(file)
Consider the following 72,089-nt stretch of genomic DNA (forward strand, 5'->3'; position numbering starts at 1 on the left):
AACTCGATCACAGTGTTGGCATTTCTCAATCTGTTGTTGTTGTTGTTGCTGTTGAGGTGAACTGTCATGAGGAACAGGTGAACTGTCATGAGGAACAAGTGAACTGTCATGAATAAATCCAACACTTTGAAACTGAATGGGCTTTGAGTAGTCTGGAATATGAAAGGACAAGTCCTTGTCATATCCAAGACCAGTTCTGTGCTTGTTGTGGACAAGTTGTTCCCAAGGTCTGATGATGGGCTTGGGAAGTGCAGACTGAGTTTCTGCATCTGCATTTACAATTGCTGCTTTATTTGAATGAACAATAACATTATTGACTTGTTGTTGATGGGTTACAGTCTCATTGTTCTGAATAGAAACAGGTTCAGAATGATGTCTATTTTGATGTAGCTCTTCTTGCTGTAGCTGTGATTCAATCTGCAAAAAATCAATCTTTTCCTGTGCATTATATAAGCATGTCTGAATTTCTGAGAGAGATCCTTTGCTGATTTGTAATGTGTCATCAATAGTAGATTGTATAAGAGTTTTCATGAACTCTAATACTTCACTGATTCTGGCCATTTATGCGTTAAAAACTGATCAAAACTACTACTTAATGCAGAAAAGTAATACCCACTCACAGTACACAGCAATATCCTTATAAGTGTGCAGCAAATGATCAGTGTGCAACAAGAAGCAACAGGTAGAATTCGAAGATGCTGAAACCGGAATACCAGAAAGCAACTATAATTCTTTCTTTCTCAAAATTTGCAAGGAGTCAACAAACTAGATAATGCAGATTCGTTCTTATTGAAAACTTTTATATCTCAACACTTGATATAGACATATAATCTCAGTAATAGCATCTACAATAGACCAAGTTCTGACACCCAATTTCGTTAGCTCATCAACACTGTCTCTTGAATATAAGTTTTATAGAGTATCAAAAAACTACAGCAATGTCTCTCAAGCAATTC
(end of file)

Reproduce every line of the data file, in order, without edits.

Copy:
Consider the following 72,089-nt stretch of genomic DNA (forward strand, 5'->3'; position numbering starts at 1 on the left):
AACTCGATCACAGTGTTGGCATTTCTCAATCTGTTGTTGTTGTTGTTGCTGTTGAGGTGAACTGTCATGAGGAACAGGTGAACTGTCATGAGGAACAAGTGAACTGTCATGAATAAATCCAACACTTTGAAACTGAATGGGCTTTGAGTAGTCTGGAATATGAAAGGACAAGTCCTTGTCATATCCAAGACCAGTTCTGTGCTTGTTGTGGACAAGTTGTTCCCAAGGTCTGATGATGGGCTTGGGAAGTGCAGACTGAGTTTCTGCATCTGCATTTACAATTGCTGCTTTATTTGAATGAACAATAACATTATTGACTTGTTGTTGATGGGTTACAGTCTCATTGTTCTGAATAGAAACAGGTTCAGAATGATGTCTATTTTGATGTAGCTCTTCTTGCTGTAGCTGTGATTCAATCTGCAAAAAATCAATCTTTTCCTGTGCATTATATAAGCATGTCTGAATTTCTGAGAGAGATCCTTTGCTGATTTGTAATGTGTCATCAATAGTAGATTGTATAAGAGTTTTCATGAACTCTAATACTTCACTGATTCTGGCCATTTATGCGTTAAAAACTGATCAAAACTACTACTTAATGCAGAAAAGTAATACCCACTCACAGTACACAGCAATATCCTTATAAGTGTGCAGCAAATGATCAGTGTGCAACAAGAAGCAACAGGTAGAATTCGAAGATGCTGAAACCGGAATACCAGAAAGCAACTATAATTCTTTCTTTCTCAAAATTTGCAAGGAGTCAACAAACTAGATAATGCAGATTCGTTCTTATTGAAAACTTTTATATCTCAACACTTGATATAGACATATAATCTCAGTAATAGCATCTACAATAGACCAAGTTCTGACACCCAATTTCGTTAGCTCATCAACACTGTCTCTTGAATATAAGTTTTATAGAGTATCAAAAAACTACAGCAATGTCTCTCAAGCAATTC